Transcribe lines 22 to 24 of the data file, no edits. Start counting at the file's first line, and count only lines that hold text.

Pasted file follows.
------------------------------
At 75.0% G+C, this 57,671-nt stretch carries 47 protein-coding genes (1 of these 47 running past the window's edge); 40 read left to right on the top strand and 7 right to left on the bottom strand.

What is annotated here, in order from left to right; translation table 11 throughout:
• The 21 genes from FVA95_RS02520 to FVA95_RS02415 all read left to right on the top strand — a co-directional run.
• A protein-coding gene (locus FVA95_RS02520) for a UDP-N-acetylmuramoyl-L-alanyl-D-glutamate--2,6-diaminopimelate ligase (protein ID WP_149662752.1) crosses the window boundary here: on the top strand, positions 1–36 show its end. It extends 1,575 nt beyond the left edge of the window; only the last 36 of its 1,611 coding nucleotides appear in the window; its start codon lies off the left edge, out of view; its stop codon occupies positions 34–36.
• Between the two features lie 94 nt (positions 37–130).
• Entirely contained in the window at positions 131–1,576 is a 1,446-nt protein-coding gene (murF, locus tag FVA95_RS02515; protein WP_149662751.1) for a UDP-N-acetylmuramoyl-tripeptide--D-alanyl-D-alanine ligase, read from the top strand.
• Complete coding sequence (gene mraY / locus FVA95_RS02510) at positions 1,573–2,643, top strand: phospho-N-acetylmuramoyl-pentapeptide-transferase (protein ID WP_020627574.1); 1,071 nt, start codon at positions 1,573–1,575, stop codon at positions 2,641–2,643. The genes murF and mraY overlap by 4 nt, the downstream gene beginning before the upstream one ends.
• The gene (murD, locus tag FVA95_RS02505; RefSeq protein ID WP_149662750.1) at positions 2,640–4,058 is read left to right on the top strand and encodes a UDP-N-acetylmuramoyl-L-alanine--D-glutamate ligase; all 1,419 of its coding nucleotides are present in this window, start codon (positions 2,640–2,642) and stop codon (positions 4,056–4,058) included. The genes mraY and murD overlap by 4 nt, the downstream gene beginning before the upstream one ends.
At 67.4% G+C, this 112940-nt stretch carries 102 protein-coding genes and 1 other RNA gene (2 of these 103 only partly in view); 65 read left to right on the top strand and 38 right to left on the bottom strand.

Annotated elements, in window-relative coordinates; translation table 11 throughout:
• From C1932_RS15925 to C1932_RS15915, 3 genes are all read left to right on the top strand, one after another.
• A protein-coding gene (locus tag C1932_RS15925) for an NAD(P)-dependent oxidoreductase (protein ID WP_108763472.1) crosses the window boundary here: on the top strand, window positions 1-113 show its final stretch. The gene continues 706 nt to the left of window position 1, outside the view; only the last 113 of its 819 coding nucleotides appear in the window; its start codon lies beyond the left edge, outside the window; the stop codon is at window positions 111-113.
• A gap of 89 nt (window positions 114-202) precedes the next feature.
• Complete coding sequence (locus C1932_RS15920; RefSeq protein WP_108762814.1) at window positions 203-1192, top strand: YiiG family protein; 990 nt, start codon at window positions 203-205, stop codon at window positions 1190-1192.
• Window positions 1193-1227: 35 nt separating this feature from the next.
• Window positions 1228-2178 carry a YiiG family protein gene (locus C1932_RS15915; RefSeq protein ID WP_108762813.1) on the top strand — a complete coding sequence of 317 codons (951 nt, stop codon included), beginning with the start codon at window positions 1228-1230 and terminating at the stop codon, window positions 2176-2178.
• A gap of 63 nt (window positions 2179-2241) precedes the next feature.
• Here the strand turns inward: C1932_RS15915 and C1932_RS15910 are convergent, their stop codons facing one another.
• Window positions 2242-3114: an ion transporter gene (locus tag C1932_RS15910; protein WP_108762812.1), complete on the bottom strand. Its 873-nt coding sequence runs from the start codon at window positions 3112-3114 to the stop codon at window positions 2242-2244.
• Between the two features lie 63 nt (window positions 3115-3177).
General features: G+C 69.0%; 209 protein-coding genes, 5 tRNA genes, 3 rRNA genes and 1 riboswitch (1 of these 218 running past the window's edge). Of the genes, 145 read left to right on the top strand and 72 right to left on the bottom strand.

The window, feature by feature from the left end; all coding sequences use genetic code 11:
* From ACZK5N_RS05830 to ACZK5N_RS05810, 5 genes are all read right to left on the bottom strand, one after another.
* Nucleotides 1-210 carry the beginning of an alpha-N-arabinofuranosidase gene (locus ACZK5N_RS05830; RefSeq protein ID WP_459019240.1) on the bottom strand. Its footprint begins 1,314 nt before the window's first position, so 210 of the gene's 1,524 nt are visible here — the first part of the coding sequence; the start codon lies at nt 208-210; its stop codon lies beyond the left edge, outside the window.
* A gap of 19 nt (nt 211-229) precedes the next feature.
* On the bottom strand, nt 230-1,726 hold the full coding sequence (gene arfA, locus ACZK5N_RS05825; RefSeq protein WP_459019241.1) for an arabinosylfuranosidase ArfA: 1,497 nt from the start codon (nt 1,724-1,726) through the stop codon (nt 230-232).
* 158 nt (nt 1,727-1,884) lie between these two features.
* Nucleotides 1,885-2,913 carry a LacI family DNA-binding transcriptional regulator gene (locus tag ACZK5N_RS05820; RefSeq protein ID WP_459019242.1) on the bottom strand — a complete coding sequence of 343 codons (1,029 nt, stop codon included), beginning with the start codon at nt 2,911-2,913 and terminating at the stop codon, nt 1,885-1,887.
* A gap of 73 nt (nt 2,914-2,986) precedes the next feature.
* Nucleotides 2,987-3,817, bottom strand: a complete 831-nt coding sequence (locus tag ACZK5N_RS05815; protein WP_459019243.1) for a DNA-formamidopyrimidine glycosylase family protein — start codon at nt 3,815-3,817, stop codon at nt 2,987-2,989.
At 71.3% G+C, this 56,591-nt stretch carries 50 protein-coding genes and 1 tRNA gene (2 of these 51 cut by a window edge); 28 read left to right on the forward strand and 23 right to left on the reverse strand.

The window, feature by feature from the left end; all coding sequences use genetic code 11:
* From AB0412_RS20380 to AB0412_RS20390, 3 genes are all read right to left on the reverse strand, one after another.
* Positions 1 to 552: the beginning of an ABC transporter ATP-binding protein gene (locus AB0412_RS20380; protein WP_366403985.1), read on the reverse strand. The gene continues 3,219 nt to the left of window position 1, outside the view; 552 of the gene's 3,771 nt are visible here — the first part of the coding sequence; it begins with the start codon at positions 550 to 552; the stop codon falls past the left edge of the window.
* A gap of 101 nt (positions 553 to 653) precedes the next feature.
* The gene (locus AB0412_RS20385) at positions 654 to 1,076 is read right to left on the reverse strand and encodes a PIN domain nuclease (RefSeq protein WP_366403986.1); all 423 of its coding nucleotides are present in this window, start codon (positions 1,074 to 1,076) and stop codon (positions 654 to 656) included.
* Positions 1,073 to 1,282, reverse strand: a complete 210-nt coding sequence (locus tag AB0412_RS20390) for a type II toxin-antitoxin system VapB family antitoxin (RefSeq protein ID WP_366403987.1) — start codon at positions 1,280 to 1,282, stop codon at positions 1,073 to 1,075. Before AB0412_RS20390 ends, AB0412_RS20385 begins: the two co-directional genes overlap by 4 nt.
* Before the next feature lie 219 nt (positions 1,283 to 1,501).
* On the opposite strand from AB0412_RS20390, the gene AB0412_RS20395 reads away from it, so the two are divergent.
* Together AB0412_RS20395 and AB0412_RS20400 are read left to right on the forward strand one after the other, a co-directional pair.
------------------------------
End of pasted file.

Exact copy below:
The window, feature by feature from the left end; all coding sequences use genetic code 11:
* From ACZK5N_RS05830 to ACZK5N_RS05810, 5 genes are all read right to left on the bottom strand, one after another.
* Nucleotides 1-210 carry the beginning of an alpha-N-arabinofuranosidase gene (locus ACZK5N_RS05830; RefSeq protein ID WP_459019240.1) on the bottom strand. Its footprint begins 1,314 nt before the window's first position, so 210 of the gene's 1,524 nt are visible here — the first part of the coding sequence; the start codon lies at nt 208-210; its stop codon lies beyond the left edge, outside the window.